The polyisobutylene adducts that are effective are polyisobutylene triethyltetramine succinimide and polyisobutylene thiophosphonate ester. Both are commercially available. The triethyltetramine succinimide adduct is available as LubrizolŽ 8065 and the thiophosphonate ester adduct is available as TexacoŽ. These compounds are less expensive than silicone-based compounds and do not contain the fouling silicon. These compounds can be administered as solutions which have concentrations from 0.1% to 100% active with 1 to 2% active being a convenient range.
This converts into a preferred usage rate of 1 to 100 ppm active for coker feeds and 10-1000 ppm active for crude towers. It is to be understood that the present invention is not limited by the dosage of the antifoam species.
The present inventor has discovered that a composition of polyisobutylene and finely divided carbon will act effectively as an antifoamer. This composition works well with about 99 percent by weight ground coke added to the polyisobutylene. However, it is anticipated by the present inventor that this method will also be effective as a combination of a polyisobutylene with other finely divided carbons such as graphite or carbon black, and at different ratios.
The following high temperature defoamer test is given by way of illustration and not by way of limitation.
A 500 ml borosilicate glass cylinder is charged with 250 ml coker feed as a sample. This sample is then sparged slowly (100-200 ml/min) with nitrogen using a submerged borosilicate tube with a fine pore fritted glass diffuser. The sample is then heated with an electrical mantle to the temperature of the refinery unit. This usually ranges from 700° to 900° F. for a coker and 500° to 700° F. for a crude tower.
As the sample approaches within 50 degrees of the testing temperature, the nitrogen flow is increased (200 to 1000 ml/min) to bring the foam height above the 500 ml mark. The defoamer is then added as a dilute solution (about 1% active) from a syringe of a known and measured weight at a rate which maintains the foam height at the 500 ml mark. The time of the first injection is recorded as the starting time.
After timing from 2 to 60 minutes, the syringe is reweighed and the usage amount is recorded. More accurate results can be obtained if longer testing times are employed.
Commercially available silicone (Union Carbide L-45 DMPS 1000 St and L-45 DMPS 600 St) is employed as the control agent. Commercially available aromatic solvent is employed as the blank.
The following results were obtained using a coker feed from a Midwestern refinery at a temperature of 800° F. and at a nitrogen flow rate of 900 ml/min.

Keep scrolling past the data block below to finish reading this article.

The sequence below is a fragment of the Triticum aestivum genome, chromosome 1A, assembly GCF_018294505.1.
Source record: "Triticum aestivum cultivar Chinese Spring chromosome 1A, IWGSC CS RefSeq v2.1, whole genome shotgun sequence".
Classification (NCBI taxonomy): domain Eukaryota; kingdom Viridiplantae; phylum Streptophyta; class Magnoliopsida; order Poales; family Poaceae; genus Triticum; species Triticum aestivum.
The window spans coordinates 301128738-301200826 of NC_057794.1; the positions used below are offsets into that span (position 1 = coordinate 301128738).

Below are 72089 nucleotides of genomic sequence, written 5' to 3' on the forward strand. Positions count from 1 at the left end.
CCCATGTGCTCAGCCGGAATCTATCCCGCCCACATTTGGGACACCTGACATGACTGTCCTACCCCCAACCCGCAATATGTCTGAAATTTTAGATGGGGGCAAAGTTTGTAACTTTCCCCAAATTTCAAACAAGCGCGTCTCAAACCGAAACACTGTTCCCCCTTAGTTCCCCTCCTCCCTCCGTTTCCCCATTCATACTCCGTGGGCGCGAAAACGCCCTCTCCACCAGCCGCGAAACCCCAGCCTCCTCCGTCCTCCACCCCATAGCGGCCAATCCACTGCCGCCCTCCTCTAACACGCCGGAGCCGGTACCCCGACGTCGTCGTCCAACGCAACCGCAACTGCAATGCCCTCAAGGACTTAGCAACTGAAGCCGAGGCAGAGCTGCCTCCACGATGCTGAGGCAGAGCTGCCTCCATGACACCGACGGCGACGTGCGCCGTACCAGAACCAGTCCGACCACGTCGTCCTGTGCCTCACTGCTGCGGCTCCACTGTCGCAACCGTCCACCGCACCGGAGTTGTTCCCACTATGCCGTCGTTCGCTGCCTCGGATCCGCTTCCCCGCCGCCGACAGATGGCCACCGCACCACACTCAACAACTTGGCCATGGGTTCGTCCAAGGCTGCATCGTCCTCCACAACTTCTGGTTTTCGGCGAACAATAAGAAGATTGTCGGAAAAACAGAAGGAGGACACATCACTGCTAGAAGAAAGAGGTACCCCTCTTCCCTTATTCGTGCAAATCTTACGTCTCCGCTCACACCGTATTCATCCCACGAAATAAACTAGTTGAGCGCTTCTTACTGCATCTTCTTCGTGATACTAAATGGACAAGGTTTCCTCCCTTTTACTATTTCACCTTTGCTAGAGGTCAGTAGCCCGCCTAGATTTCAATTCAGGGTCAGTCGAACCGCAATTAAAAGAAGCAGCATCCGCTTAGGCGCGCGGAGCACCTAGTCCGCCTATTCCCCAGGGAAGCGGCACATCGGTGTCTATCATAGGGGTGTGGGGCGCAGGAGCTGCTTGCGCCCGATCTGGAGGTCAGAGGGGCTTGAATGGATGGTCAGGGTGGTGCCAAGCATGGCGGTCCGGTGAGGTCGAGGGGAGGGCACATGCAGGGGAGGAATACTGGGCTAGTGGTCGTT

______________________________________ Usage (in mg Active/Min) Number ofDefoaming Agent Mean* SD* Tests______________________________________Polyisobutylene 0.66 .05 1 for 6 min.MW = 2 × 103Polyisobutylene 0.43 .05 1 for 6 min.MW = 2 × 106 1 for 30 min.Polyisobutylene triethyltetramine 0.42 .13 1 for 6 min.Succinimide 1 for 30 min. 1 for 60 min.Polyisobutylene thiophosphonate 0.36 .11 1 for 6 min.EsterL-45 DMPS 1000 St 1 for 30 min.L-45 DMPS 1000 St 0.12 .05 3 for 2 min. 14 for 6 min. 1 for 30 min.Aromatic Solvent Foam cannot be controlled______________________________________ *Weighted by test duration
The following results were obtained using a different coker feed from the same refinery and the same conditions.
______________________________________ UsageDefoaming Agent (in mg Active/Min)______________________________________Polyisobutylene 1.03MW = 2 × 103Polyisobutylene 0.64MW = 2 × 106L-45 DMPS 1000 St 0.51______________________________________
The following results were obtained using a coker feed from a Southern refinery and the same conditions. The foam head control level was kept at 400 ml instead of the standard 500 ml for 30 minutes.
______________________________________ UsageDefoaming Agent (in mg Active/Minute)______________________________________Polyisobutylene 0.24MW = 2 × 103L-45 DMPS St 0.06______________________________________
The following results were obtained using a different coker feed from the same refinery at the same temperature of 800° F. and a lower nitrogen flow rate of 540 ml/min. The standard 500 ml control level was used for 30 min.
______________________________________ UsageDefoaming Agent (in mg Active/Min)______________________________________Polyisobutylene 0.39MW = 2 × 103L-45 DMPS 600 St 0.37______________________________________
The following results were obtained using a third coker feed from the same refinery at a temperature of 800° F. and at a nitrogen flow rate of 900 ml/min.
______________________________________ Usage (in mg Active/Min)Defoaming Agent Mean SD Number of Tests______________________________________Polyisobutylene 0.70 0.13 2 for 10 min.MW = 2 × 103L-45 DMPS 600 St 0.31 0.12 2 for 10 min.______________________________________